Friday, 17 February 2012

Hiram Grange and the Nymphs of Krakow - Richard Wright (Shroud, 2010)

You need, I think, to have a minimum of two strings to your bow to be a really good writer.  A great sense of character allied with an ear for dialogue, say, or a strong plot element combined with a vivid imagination.  Richard Wright, thankfully, has all four of those plus a couple more besides.  He's done a couple of excellent stories for Obverse Books and, as the back cover blurb by Steven Saville says, he is a bit of a hidden gem.

The Nymphs of Krakow (from Shroud Publishingneeds all his skills, not because it's a poor idea but because it's the final book in a five novella series and if there's one thing I really can't be doing with it's clunky and intrusive exposition (that - and the fact it seemed to have been written as a joke by an idiot in crayons - killed Hawaii 5-0 for me just last week, for example - but I digress).  Instead of that, all the information the reader needs bleeds into the book - almost literally, at times - and the story is left to run at its own natural and enjoyable pace.  The dialogie is snappy, the various Big Bads intriguing and unexpected, even when they seem to be fantasy cliches, and the finale has a nicely ambiguous feel to it.

Don't get me wrong - this isn't War and Peace.  It's an 80 page adventure novella in what fans call 'dark fantasy' or 'urban fantasy' or something like that.  But instead of being the usual teenage wibbling about torture and eating babies and a guy working down the chip shop who swears he's Cthulhu, this is a driven narrative in which sundry plot strands are tied together, various characters get their comeuppance or otherwise, interspersed with some exciting and very well written set pieces.  There's a darkness at times - the fate of one errant river God gave me a chill, for a start - and Hiram Grange himself is an interesting soul, even if he has rather too many little quirks for comfort for me (using only a Webley revolver is fine, but all the stuff with the absinthe?  As bad as Morse and his real ale - chracter created by check list).  But Grange isn't Wright's character, so he can hardly be blamed for that.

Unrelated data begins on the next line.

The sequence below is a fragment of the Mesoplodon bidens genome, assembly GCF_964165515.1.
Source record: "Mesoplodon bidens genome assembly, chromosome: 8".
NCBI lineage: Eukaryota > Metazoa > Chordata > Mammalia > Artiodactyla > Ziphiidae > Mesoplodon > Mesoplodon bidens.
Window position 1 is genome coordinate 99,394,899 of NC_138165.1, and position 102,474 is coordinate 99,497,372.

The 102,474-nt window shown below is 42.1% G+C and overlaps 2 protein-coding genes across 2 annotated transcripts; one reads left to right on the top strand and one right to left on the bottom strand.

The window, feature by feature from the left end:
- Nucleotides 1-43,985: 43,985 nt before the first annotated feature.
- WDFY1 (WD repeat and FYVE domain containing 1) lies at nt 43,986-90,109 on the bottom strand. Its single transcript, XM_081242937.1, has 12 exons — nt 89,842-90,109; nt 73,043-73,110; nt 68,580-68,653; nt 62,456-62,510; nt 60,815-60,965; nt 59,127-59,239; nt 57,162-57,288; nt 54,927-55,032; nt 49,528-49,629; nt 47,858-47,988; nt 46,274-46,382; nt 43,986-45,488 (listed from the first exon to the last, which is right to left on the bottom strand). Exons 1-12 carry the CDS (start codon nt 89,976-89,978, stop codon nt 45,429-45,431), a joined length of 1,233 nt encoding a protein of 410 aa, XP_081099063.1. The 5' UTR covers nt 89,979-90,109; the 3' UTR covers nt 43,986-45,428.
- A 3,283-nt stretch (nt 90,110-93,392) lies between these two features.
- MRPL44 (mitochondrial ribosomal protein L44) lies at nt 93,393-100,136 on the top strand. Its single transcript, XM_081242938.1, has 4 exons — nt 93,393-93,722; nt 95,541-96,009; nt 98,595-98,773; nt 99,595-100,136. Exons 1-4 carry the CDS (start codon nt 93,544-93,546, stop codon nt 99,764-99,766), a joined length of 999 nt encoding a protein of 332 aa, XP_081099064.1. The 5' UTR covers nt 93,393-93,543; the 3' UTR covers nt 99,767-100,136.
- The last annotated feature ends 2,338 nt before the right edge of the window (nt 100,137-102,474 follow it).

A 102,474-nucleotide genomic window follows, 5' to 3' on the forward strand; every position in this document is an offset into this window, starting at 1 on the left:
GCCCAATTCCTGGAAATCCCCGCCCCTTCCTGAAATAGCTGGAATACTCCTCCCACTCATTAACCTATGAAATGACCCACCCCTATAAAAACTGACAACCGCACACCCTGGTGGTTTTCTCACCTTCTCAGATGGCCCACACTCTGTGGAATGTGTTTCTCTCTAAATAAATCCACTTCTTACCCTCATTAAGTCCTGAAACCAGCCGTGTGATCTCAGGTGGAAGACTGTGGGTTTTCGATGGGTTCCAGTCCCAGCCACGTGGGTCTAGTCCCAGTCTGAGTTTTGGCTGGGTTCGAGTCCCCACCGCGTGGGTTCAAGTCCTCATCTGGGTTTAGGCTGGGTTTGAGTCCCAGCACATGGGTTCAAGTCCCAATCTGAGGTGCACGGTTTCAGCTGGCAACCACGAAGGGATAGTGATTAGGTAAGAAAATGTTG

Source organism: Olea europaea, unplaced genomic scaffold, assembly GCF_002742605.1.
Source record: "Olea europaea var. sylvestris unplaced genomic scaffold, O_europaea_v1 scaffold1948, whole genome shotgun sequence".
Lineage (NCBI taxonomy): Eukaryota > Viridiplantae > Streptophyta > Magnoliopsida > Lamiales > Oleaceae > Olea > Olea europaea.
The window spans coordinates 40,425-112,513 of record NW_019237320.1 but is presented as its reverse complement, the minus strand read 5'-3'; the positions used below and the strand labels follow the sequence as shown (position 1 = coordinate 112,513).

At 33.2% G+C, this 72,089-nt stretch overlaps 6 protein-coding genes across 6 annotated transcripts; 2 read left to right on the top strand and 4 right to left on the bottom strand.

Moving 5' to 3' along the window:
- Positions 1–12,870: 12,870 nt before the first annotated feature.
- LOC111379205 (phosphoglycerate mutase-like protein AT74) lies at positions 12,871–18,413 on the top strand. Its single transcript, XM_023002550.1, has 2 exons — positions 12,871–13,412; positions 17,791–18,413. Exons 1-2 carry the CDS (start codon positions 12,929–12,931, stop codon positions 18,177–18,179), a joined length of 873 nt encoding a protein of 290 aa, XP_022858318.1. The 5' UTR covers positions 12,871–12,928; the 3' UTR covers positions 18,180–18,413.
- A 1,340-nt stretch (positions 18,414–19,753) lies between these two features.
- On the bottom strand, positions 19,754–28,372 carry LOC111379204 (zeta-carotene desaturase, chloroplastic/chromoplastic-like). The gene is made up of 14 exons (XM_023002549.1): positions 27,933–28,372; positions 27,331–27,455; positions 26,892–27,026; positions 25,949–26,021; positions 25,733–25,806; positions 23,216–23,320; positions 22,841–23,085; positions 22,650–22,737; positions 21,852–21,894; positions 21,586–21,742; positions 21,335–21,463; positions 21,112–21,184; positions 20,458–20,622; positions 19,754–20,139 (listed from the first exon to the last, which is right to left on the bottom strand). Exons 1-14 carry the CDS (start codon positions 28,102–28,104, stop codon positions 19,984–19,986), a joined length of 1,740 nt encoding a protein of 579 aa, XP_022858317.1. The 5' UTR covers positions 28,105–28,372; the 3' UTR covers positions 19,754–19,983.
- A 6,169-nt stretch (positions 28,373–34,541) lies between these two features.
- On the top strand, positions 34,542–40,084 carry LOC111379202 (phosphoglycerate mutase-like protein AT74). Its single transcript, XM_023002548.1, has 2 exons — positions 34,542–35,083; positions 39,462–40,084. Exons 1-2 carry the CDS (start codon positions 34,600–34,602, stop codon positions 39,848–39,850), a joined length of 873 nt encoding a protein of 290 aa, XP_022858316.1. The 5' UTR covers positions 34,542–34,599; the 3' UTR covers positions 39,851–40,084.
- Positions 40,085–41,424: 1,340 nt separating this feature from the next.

In the end, this last story was good enough to make me seek out the first four.  Can't say fairer than that.

(In other news I listened to the Doctor Who audio 'Curse of Davros' in the car on the way to and from work over the last few days.  Let's just say - to use a phrase currnetly much in fashion - it's not my favourite Big Finish release).

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